Attending College on a Student Loan? Be Sure to Avoid These Deadly Mistakes
Getting a bachelor’s degree is a dream for many. But attending college can be very expensive. This is why a lot of people would do everything they can just to be able to afford a college education. In fact, nearly 20 million Americans attend college every year. Thankfully, you can now apply for a student financial aid. According to research, around 60% of college students use a loan to get higher education.
In the United States of America, student loans are either federal or private, which include Stafford loans for students and PLUS loans for parents and graduate students. To be able to qualify for a student loan, generally, you need to:
- Be over the age of 24
- Be a permanent resident of the state where you will be attending college
- Be working toward getting a degree in an eligible program in a qualified school
- Possess a valid Social Security number
- Maintain satisfactory academic progress
- Have a high school diploma or a recognized equivalent like a GED (General Educational Development)
However, just like any other type of debt, you need to think carefully before you take out a student loan. Here are some tips you can use to ensure that you’ll be taking out a loan that you can repay in the future:
Not spending your loan wisely.
You might think that this is free money. Keep in mind that you’re still going to repay it after you graduate. This means that you need to make sure you cut back on spending and see to it that you stretch your loan as far as you can. Examine where you can save money and go for what’s more affordable as much as you can. For example, determine whether spending your money for living in a campus dorm is more practical than living with a relative and spending more on transportation. Sometimes, you can save more money if you live in a campus dormitory instead of outside, since you don’t need to spend on your daily commute.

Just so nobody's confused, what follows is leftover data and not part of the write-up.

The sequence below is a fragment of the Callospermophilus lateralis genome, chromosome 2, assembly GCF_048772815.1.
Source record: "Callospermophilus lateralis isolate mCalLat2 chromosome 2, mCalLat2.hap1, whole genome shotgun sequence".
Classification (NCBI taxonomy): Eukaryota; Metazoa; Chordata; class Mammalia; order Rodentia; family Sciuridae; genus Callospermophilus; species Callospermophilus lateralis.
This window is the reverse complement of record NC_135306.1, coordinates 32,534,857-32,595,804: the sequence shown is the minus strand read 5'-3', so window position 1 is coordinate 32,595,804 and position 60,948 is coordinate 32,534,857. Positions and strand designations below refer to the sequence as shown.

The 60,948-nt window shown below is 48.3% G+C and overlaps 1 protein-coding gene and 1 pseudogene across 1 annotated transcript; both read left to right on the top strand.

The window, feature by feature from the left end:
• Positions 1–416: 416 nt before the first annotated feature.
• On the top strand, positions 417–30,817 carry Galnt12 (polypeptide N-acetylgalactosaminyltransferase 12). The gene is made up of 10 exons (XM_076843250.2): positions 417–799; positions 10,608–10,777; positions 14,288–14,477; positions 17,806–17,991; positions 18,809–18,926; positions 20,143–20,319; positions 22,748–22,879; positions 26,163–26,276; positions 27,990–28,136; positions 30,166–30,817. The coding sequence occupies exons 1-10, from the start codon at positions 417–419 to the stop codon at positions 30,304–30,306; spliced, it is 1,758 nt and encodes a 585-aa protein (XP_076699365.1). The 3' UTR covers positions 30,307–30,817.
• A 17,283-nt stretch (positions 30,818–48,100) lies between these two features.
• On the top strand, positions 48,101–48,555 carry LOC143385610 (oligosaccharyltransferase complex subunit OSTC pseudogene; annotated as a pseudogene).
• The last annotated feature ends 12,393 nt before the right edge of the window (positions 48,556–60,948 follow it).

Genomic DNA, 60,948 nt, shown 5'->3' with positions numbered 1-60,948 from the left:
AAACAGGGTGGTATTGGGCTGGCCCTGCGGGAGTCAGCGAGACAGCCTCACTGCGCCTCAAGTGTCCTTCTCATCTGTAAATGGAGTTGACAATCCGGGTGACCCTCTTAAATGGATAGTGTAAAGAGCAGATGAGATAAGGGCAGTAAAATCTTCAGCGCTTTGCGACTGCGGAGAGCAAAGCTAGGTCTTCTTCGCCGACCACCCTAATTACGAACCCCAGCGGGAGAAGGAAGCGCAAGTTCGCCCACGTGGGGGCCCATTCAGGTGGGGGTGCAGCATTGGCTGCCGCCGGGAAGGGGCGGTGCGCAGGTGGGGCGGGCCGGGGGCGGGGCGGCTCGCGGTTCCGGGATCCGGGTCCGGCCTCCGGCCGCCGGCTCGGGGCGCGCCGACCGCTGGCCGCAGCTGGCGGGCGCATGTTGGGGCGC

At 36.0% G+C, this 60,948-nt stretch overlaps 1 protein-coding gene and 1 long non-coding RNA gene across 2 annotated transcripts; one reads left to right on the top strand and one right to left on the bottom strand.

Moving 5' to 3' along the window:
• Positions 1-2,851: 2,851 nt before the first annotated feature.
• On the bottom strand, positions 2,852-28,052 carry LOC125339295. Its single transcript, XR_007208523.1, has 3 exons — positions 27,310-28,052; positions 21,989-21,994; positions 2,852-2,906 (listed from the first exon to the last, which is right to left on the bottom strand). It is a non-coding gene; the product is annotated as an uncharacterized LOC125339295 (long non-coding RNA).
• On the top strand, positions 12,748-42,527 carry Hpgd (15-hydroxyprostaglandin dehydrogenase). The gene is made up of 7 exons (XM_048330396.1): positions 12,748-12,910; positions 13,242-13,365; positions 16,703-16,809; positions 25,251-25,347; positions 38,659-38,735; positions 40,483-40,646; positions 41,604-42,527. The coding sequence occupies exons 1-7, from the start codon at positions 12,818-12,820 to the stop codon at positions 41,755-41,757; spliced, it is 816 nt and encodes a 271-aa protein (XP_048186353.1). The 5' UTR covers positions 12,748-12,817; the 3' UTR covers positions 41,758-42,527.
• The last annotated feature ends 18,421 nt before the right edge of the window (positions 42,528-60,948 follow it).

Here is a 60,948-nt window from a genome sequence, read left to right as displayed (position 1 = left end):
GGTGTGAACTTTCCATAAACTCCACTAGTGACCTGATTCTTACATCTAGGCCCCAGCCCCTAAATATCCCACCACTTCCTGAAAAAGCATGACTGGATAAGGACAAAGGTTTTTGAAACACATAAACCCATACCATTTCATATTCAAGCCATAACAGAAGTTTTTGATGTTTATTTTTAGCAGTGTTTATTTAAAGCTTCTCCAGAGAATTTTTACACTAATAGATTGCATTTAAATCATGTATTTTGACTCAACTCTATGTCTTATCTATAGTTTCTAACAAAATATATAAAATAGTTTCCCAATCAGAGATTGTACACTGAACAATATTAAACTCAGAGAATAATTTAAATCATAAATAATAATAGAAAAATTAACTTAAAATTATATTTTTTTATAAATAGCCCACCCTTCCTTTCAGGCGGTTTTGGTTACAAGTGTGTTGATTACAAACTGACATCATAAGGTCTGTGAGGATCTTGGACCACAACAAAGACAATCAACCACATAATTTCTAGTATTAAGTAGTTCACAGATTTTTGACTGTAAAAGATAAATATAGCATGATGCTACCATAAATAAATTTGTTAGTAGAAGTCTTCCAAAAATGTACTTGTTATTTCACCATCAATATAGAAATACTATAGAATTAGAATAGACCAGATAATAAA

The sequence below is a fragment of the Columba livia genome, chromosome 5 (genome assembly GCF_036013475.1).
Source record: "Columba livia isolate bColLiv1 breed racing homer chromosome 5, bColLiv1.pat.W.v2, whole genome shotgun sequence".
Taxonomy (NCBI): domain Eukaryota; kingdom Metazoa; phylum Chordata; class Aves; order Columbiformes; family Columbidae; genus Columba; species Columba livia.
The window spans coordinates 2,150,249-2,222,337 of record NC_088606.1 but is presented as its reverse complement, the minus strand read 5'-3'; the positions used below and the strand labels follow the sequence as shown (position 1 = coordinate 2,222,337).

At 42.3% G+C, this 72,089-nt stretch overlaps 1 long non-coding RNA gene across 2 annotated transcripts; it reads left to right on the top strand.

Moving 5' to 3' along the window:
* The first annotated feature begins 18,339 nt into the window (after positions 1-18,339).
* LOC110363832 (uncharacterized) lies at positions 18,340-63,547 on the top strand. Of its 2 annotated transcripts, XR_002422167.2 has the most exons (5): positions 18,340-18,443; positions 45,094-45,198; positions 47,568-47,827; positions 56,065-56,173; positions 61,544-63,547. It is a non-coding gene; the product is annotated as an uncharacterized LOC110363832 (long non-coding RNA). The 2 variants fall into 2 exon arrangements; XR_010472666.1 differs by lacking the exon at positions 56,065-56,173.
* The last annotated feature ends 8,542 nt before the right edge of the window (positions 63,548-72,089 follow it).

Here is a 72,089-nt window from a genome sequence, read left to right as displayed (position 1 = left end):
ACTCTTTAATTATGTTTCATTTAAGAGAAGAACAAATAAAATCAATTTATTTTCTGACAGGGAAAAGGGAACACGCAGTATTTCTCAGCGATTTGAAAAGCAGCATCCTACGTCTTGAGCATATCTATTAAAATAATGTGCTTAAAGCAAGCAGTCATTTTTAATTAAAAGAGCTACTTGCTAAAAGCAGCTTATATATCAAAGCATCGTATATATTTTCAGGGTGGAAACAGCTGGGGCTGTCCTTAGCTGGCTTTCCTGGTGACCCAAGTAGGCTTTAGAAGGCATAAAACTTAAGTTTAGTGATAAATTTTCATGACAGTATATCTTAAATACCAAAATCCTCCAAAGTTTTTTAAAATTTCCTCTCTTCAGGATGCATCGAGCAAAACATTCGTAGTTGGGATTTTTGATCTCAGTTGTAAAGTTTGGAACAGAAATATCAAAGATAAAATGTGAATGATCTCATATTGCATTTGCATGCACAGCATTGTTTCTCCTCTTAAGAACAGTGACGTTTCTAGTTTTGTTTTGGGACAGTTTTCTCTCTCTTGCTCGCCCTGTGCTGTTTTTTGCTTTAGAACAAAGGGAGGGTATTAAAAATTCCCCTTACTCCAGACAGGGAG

Foregoing the Free Application for Federal Student Aid.
FAFSA is a very important and very useful program by the US Department of Education. The people running FAFSA are helping 15 million students make their college dream a reality through federal grants, loans and work-study funds year after year. This student aid program can also help you determine what is more suitable for your needs, ensuring that you’ll be able to get the most financial assistance from the US government.
Relying only on loans.
Student loans usually can only pay for the tuition and the rent. Of course, you need to spend on food, transportation and other needs. If you take out more loans, you’ll end up neck deep in debt when you graduate, since the interest can range from 4.66 to 7.21 percent. The best way to be able to fund your living costs while attending college is to get an on-campus part-time job. This can help you pay for anything from projects to trips home. But make sure to balance your work and student life to avoid sacrificing your grades. Take note of these three blunders to avoid any costly mistake.